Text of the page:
Starting from this January people driving through the Kawarau Gorge will see one of Otago’s largest ever campaigns to eradicate wilding pines.
Aerial of wilding pine problem at Roaring Meg
The effort will focus on over 1,500 hectares surrounding the Roaring Meg area. The aim is to protect both pastoral and conservation land from the wilding pine threat. If left unmanaged, the wilding pines will continue their rapid spread, suppressing the existing vegetation and causing irreparable damage to the region’s farming and tourism economies.
The initiative is spearheaded by the Wakatipu Wilding Conifer Control Group (WCG), and builds on recent successes at other locations such as Queenstown Hill, Bowen Peak and Skippers Canyon.
Wilding pine spraying Queenstown Hill
DOC Wakatipu Manager Greg Lind says, “Through the direction of the Wilding Control Group, the Roaring Meg eradication programme is an excellent example of different parties working together in partnership for conservation.”
“This programme is being funded by the WCG and a wide range of partners. These include the Department of Conservation, Queenstown Lakes District Council, Central Otago District Council, the New Zealand Transport Agency, Land Information New Zealand, Pioneer Generation and the Waitiri, Lowburn and Mt Difficulty Stations. The WCG is able to complete this eradication programme through funding received from the Central Lakes Trust and NZ Lottery Grants Board (Environment and Heritage)".
Mr Lind adds “We all want to see the wilding pines gone so we can stop their ongoing threat. We’ve seen what’s happened down the road at Mid-Dome, where the spread of wildings affected 80,000 hectares.”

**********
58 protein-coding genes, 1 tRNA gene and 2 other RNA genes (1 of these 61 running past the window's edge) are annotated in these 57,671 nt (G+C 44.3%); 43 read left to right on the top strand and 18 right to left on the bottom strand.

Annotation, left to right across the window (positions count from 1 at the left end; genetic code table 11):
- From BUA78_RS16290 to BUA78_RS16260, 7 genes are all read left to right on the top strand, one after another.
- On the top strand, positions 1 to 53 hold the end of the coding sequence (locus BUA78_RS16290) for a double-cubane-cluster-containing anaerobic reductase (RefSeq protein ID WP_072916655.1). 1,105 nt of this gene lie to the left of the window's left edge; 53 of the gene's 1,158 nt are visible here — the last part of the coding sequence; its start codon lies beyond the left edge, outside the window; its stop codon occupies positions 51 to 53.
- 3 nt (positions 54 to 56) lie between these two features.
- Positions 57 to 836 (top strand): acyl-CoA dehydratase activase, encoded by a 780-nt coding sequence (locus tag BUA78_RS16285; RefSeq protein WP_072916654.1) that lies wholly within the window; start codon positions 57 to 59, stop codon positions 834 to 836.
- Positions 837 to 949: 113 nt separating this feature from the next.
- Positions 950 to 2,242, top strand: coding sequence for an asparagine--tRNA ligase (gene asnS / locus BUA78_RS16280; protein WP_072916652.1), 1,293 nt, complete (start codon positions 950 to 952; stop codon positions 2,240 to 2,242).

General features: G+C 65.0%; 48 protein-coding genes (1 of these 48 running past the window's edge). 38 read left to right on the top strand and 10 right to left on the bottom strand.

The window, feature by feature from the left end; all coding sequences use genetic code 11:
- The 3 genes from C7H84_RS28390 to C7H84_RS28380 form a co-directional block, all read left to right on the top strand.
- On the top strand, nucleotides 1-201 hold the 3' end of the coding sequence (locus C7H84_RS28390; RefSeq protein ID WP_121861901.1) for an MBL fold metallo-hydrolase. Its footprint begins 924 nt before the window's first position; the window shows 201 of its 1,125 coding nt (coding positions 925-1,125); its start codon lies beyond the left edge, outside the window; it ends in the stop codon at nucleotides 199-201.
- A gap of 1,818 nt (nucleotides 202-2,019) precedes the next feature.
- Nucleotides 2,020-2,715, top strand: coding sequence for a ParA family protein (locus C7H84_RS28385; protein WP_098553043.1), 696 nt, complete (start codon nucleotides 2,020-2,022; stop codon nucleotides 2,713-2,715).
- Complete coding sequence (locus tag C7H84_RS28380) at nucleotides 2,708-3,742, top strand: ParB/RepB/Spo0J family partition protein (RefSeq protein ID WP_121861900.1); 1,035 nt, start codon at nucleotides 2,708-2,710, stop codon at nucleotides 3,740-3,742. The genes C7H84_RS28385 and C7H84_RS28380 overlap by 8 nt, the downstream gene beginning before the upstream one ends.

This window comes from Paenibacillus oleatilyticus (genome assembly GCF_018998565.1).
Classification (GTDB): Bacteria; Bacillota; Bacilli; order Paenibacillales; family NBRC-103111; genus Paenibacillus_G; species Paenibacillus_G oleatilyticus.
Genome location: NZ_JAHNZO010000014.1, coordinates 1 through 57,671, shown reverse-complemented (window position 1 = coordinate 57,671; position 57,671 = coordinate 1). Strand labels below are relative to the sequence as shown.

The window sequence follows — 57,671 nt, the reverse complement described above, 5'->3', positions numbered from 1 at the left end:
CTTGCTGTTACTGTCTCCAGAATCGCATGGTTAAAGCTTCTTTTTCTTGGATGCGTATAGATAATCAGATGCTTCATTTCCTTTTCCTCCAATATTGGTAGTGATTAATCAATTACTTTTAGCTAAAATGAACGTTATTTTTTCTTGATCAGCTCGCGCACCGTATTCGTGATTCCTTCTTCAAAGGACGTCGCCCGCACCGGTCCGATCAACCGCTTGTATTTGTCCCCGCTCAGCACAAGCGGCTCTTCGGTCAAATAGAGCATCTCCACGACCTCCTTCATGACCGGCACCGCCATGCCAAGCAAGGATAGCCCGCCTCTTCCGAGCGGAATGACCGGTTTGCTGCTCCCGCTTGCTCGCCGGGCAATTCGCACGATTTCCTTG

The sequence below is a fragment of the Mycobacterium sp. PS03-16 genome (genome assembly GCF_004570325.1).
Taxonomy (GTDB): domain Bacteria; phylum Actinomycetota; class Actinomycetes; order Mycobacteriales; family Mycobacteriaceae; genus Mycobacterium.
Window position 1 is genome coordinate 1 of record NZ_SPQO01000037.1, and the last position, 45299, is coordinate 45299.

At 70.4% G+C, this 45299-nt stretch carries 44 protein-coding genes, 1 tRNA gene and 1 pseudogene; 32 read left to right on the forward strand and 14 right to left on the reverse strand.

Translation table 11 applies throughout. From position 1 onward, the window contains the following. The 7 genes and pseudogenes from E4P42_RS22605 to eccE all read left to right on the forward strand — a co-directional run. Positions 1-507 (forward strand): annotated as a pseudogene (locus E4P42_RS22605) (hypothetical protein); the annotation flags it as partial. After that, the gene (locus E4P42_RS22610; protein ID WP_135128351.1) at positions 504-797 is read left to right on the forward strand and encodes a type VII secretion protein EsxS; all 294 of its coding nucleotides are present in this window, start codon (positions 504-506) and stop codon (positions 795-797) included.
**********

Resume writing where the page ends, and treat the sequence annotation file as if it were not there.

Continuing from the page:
Wilding pine spraying Skippers
The CEO of the WCG, Briana Pringle, says, “The wilding trees are now spreading all over the back country. Seed spread is rapid creating a widespread problem that has developed over the last twenty years.
“The wilding pines are threatening the land we value. Left uncontrolled wildings will decimate both pastoral land and conservation areas. The wilding pines over-run farmland and native vegetation, which in turn forces out native birds, lizards and insects. Otago’s tussock covered high country scenery could well be lost to wilding forests.”
Ms Pringle continues, “The eradication programme is no easy task. The operations will be led by expert staff from the Department of Conservation and Queenstown Lakes District Council. They will need to spray, chainsaw and chop their way through the forest and surrounding land. Both ground and aerial tactics are required to ensure every wilding pine is killed while protecting nearby waterways and native vegetation. Spray techniques will adopt strict controls to minimise accidental damage to native species.
“Once the attack on the wildings is completed, the public can expect to see the gradual demise of the trees over a few years. The wildings will lose their foliage, slowly collapse and then naturally decompose. Where economically viable, logs will be harvested for production forestry. In some areas we will be planting natives to assist re-growth and to control erosion. Over time native shrubs and tussocks will re-claim their rightful place across the countryside.”